Real Estate Investment Trusts (REITs) are held in high esteem by income investors. For tax reasons, REITs are required to pay out most of their cash to unitholders in the form of distributions. Cash flow is defined as funds from operations (FFO) or adjusted funds from operations (AFFO).
It is important to note, however, that dividends account for only a part of distributions — sometimes, a very small portion. Distributions also contain a combination of capital gains, return of capital, foreign income, and other income. It is for this reason we refer to the payout as distributions and not dividends.
As such, not all the distributions qualify for the dividend tax credit. It also leads to a very complicated process come tax time. It is for this reason that investors are encouraged to hold these trusts in their Tax-Free Savings Account (TFSA) and Registered Retirement Savings Plan (RRSP).
With respect to yield, REITs can be separated into two buckets: high and low distribution growth. There is usually a trade-off. If a Real Estate Trust has a high starting yield, it will typically have lower distribution growth. On the flip side, one with a lower starting yield will have a higher payout growth rate.
High yield, low growth
RioCan REIT (TSX:REI.UN) is the largest Canadian REIT with a market capitalization of approximately $8 billion. Approximately 30% of its revenues originate from high-quality national tenants such as Cineplex, Walmart, and Dollarama.
The company is beginning to diversify away from retail and expects to generate approximately 10% of its revenues from residential properties.
RioCan kept distributions steady from 2012 until it finally raised them this past December. The raise was expected, as its payout ratio as a percentage of FFO has been trading downwards. In the first six months of 2018, its payout ratio stood at 78%, down from 85.5% in 2014.
It currently yields 5.7%, which is attractive for income investors.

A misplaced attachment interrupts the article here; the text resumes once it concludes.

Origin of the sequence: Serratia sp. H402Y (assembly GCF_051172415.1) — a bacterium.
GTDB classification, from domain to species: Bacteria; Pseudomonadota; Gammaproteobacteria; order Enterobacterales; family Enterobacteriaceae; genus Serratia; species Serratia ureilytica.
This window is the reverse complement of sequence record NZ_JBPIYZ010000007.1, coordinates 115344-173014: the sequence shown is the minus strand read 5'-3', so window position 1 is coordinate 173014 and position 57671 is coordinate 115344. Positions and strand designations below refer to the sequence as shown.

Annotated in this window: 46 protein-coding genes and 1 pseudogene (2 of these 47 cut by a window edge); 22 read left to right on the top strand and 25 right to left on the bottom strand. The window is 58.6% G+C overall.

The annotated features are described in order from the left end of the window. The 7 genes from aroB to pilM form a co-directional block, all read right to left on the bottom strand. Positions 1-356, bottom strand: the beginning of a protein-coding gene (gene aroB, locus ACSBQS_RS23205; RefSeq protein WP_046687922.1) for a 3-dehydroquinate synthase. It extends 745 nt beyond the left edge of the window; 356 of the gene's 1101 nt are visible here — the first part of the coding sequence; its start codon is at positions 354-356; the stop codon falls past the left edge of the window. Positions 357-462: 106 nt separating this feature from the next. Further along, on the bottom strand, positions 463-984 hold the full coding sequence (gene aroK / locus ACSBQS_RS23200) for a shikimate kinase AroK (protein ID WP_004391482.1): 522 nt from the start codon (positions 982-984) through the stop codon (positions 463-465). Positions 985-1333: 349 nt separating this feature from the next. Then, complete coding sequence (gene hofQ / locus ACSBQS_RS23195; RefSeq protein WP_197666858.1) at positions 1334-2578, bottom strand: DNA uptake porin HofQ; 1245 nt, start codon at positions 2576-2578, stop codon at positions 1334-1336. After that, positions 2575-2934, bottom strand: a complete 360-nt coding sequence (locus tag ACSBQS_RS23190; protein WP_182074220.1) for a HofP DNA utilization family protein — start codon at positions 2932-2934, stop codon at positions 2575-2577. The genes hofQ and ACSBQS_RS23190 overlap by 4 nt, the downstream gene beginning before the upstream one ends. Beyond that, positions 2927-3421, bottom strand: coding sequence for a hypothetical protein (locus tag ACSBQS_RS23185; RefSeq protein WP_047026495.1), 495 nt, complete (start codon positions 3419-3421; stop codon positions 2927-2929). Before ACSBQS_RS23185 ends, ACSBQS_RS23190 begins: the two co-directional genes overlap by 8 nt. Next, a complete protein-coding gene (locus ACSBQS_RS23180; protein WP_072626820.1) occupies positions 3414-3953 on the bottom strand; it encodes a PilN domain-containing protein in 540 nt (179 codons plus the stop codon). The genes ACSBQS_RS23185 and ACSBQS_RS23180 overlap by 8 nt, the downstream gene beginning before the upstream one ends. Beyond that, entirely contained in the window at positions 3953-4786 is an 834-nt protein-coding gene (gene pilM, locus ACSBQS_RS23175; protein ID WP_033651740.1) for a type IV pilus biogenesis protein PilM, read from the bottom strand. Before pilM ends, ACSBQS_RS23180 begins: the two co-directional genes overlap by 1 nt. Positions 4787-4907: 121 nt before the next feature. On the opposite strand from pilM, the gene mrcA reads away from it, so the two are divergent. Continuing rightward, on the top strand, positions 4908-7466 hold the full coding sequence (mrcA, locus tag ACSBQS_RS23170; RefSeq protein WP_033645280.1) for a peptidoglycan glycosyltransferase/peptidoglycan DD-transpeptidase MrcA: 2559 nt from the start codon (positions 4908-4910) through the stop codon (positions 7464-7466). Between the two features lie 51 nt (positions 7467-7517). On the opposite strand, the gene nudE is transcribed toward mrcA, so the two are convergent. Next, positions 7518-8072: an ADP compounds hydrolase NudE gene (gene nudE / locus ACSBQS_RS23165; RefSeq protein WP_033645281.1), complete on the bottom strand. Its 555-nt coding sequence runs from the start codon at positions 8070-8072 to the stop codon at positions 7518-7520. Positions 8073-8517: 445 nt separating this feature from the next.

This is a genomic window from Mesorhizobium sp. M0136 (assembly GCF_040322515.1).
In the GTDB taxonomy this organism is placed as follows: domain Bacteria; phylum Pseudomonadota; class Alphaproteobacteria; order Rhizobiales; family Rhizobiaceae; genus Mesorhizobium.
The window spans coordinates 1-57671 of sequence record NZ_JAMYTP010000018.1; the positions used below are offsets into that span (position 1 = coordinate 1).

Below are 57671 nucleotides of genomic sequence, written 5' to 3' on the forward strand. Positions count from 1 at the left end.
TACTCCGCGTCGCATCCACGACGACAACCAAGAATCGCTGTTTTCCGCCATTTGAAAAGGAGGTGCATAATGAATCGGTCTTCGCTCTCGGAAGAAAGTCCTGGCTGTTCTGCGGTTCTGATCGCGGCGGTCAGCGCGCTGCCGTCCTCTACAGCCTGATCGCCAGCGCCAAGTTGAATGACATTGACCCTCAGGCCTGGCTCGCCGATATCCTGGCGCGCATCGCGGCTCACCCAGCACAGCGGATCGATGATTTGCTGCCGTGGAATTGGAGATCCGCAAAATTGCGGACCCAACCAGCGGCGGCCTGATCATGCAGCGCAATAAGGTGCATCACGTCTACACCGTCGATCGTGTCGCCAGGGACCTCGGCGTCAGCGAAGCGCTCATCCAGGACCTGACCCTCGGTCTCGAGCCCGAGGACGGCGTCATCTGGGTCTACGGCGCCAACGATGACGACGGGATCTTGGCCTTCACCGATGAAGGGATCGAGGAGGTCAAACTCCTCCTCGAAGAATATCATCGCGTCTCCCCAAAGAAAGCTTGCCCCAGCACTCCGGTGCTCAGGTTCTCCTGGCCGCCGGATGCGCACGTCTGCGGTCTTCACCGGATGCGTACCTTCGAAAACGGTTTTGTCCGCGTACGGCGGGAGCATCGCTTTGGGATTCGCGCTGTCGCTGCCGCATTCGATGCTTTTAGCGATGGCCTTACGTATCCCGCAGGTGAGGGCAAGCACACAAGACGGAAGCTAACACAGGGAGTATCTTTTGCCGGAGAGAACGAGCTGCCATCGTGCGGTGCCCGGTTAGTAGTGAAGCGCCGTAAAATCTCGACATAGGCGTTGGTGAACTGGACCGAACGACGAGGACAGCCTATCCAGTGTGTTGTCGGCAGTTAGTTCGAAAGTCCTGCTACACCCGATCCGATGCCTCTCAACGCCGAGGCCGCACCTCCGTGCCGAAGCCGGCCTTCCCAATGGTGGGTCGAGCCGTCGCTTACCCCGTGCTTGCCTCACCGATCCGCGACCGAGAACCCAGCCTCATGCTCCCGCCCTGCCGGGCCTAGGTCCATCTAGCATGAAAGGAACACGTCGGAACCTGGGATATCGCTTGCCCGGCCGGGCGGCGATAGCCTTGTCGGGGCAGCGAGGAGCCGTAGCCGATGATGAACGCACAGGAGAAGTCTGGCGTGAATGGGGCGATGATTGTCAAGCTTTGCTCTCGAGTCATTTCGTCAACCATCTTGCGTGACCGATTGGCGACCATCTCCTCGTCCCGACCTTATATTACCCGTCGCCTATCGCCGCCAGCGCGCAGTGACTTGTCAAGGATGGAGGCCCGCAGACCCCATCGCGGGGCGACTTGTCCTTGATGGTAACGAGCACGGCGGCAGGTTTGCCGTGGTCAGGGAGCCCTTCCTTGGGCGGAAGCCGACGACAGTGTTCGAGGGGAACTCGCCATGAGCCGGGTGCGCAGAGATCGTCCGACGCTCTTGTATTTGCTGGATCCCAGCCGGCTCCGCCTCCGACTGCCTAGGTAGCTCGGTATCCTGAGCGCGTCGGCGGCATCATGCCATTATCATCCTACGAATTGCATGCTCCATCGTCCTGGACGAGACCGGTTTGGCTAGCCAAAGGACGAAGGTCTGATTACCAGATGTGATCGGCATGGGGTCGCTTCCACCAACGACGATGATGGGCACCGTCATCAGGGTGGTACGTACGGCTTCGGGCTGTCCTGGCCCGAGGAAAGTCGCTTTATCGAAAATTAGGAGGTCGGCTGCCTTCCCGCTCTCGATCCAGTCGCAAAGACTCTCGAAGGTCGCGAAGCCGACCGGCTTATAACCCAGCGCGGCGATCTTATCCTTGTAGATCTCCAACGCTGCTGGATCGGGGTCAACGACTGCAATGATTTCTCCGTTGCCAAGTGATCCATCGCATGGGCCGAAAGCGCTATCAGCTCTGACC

RioCan also provides great value. The company is currently trading 42% below its enterprise market value of $13.7 billion. It is also trading well below its historical price-to-earnings (P/E) ratio of 16.2. Should the company trade in line with historical averages, investors would be looking at a 28% gain.
High growth, low yield
On the opposite end of the spectrum we have InterRent (TSX:IIP.UN). InterRent is a Canadian Dividend Aristocrat, having raised dividends for six consecutive years. Its three- and five-year distribution-growth rates are 6.7% and 12.6% — tops in the industry.
The company has a low starting yield of 2.33%. However, it has been one of the best industry’s performers. Year to date, it has returned 26.5% and 48.56% over the past year. In an industry dominated by established names such as RioCan, this type of growth is a rarity.
Despite its outperformance, InterRent also happens to be one of the most undervalued Aristocrats. The trust is currently trading at a 40% discount to its enterprise value and has a current P/E of 5.08.
The company is a steal at today’s prices. Analysts agree. All 12 covering the company rate it a buy.
This article represents the opinion of the writer, who may disagree with the “official” recommendation position of a Motley Fool premium service or advisor. We’re Motley! Questioning an investing thesis — even one of our own — helps us all think critically about investing and make decisions that help us become smarter, happier, and richer, so we sometimes publish articles that may not be in line with recommendations, rankings or other content.
Fool contributor Mat Litalien has no position in any of the companies listed.